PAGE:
Wikipedia attracted a lot of attention earlier this week when Nikola Smolenski calculated how much paper it would take to print out the English entries in Wikipedia. Smolenski calculated that as of last September, Wikipedia’s English index of informative/controversial articles would fill about 750 400 page volumes. Under the assumption of a 6MB volume, the total site would take up about 2,500 volumes (~15GB).
Today Scribd has released some numbers talking about just how big they’ve gotten as well. Since launching 6 months ago, the site has collected over 178,798 documents. That may not seem like much compared to Wikipedia’s over 5.3 million articles (source) across all languages (as of last September), but Scribd users seem more verbose. Scribd users have uploaded over 1.9 billion words, which would take up over 2,287 of Smolenski’s volumes (13.4 GB). No word on how many of those words are copyrighted.
However, Wikipedia is still obviously the pageview king, drawing over 7 billion pageviews (June) and 42.9 million (Feb) visitors per month, to Scribd’s 3.8 million uniques. Google was responsible for 24% of the traffic, and I imagine the same is true for Scribd. Wikipedia also features highly targeted and edited content to Scribd’s library of reports and rants. Although, unlike Wikipedia, Scribd is helping a lot of people catch up on Harry Potter.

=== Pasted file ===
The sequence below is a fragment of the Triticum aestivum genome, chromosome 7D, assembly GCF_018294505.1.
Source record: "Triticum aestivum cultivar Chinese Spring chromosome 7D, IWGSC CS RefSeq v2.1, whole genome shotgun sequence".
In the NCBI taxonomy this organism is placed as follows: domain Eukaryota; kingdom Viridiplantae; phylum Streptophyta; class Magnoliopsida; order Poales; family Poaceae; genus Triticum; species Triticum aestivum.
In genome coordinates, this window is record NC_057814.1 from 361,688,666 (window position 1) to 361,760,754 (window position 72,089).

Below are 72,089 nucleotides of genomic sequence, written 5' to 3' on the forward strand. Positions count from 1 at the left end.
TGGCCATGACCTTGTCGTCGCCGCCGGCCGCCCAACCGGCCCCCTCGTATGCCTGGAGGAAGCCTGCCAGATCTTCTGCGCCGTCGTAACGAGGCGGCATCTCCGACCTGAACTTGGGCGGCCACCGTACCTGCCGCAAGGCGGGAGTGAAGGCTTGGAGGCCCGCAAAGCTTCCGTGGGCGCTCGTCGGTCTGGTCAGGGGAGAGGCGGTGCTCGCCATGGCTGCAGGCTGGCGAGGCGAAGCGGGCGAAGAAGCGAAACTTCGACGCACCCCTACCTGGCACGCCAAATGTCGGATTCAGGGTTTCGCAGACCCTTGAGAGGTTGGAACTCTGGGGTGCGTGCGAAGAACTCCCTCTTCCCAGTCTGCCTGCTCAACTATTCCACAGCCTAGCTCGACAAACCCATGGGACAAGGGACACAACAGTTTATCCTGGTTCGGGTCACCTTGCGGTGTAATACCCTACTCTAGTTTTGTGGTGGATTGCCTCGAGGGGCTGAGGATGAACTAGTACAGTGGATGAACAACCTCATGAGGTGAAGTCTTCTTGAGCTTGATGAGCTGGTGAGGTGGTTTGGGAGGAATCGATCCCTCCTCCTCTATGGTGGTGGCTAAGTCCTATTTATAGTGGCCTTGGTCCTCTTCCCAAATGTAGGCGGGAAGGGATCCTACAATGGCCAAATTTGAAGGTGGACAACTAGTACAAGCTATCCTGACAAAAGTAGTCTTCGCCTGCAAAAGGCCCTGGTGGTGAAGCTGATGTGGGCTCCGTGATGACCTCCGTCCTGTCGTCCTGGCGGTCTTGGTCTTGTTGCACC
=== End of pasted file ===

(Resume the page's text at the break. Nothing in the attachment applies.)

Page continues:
Scribd has had quite a ride since launching over 6 months ago. They sustained a considerable amount of traffic after launch, and eventually went on to raise $3.5 million from Redpoint Ventures. Apparently, easily publishing documents online was not a solved problem.
Here’s a chart of the word growth of both Wikipedia and Scribd:
Note: According to statistics listed on Wikipedia, the site (all languages) has grown from 49,000 words in January 2001 to 1.7 billion words last September (the last reported point). Since the data only goes to September 2006, I extrapolated the growth (yellow) assuming the previous year’s monthly growth rate of 7.7%.